When Clinton ran for reelction in 1996 the unemployment was 5.3% and that was considered great at the time. Now we hear people panic at 5%.

  15. Terrye says:


    I heard today that the French trader in question was being charged with fraud among other things. They say it was the biggest scam of its kind in history.

  16. Whippet1 says:

    Home prices sure have been overvalued! When a 2,000 square foot house in California sells for over a million dollars something is eventually going to give. Of course, most of the extreme rises in housing prices have occurred out east and on the left coast, so it really isn’t surprising that the media jumps on the news and overblows it all. They forget about those of us who live pretty normal lives in those flyover states.

    Those 5 -7 states that are experiencing the worst housing problems are affecting all of us in an extreme way because the media reports it as if it’s nationwide.

    Funny how those housing reports and bad economic reports hit about the same time there was great news coming out of Iraq. If they can’t throw this election over the Iraq war (after all they’ve leaked just about every secret we’ve had to fight this war) then they’ll try and tank the economy and blame it on the evil Bush. If they can’t succeed, Soros will do all he can to help them out.

    Also funny how you didn’t hear about all that great economic news in the media when it was happening, oh yeah, they had a war to lose! Funny how those priorities get in the way of the truth…

  17. charmed_baryon says:

    Cutting taxes and increasing spending at the same time, financing the difference on the national credit card, will pump a lot of money into the economy, creating a “climate of growth”. But it’s not sustainable and sooner or later the birds will come home to roost. Apparently the administration’s solution to these roosting birds is to put some more debt on the credit card.

  18. WWS says:

    Yes, Terry, it hasn’t been covered in this country much at all (except on a few financial pages) but this was indeed the largest bank scandal EVER in history. More than 4 times the size of the Barron’s scandal that rocked London a few years ago, and much bigger than the Enron losses also. (although of course Enron was not a bank)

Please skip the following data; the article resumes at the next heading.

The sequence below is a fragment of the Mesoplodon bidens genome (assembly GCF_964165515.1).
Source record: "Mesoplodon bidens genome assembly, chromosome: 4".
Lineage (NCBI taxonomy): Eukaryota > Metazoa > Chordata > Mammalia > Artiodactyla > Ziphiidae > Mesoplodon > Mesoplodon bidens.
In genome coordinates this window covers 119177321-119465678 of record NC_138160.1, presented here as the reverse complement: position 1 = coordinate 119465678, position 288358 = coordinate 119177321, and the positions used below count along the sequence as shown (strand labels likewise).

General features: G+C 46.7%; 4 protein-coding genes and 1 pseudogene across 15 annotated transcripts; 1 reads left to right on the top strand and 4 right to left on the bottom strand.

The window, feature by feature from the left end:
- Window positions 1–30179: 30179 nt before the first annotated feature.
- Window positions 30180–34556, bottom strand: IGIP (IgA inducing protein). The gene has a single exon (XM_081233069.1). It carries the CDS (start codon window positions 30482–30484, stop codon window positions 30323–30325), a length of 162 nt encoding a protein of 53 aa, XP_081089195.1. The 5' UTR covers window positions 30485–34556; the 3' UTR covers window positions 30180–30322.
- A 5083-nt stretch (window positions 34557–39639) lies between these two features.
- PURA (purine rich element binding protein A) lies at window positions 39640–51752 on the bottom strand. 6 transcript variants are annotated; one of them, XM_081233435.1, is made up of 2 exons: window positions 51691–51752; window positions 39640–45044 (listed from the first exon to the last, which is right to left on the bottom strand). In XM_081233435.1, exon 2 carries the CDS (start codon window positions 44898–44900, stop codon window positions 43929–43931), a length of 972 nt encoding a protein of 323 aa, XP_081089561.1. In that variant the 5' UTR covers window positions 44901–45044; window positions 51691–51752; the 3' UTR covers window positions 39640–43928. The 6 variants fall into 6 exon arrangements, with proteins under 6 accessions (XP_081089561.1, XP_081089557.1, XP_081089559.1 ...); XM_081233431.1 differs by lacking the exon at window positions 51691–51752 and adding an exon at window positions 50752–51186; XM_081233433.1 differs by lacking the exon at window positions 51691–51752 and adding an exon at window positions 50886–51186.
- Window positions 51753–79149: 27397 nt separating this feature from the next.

It will be interesting to see if they can make the charges stick. Reportedly, he wasn’t doing it for his own profit – no one is sure why but one guess is to make a name for himself at the bank. Of course, I don’t know French law – but in this country there’s no crime if an employee makes very bad decisions that his bosses should have caught but didn’t. That’s just bad management, and the usual penalty is that everyone in management is fired and the company in question goes out of business. Of course, this is one of the biggest banks in France, so the French govm’t will probably pony up the $8 billion in capital that SocGen has said that they need to go forward.

  19. VinceP1974 says:

    Cutting taxes increased revenues to the Federal Government, so “cutting taxes” cannot be put onto the same plane as “increasing spending”.

  20. wiley says:

    No question the economy has been stellar under Bush’s tenure, especially considering what he was dealt — a recession handed from Clinton, a weakened military, a slumber from the world’s challenges, 9-11 (which was not a blip), Katrina — and the primary reason, of course, is the tax cuts. We need to make them permanent.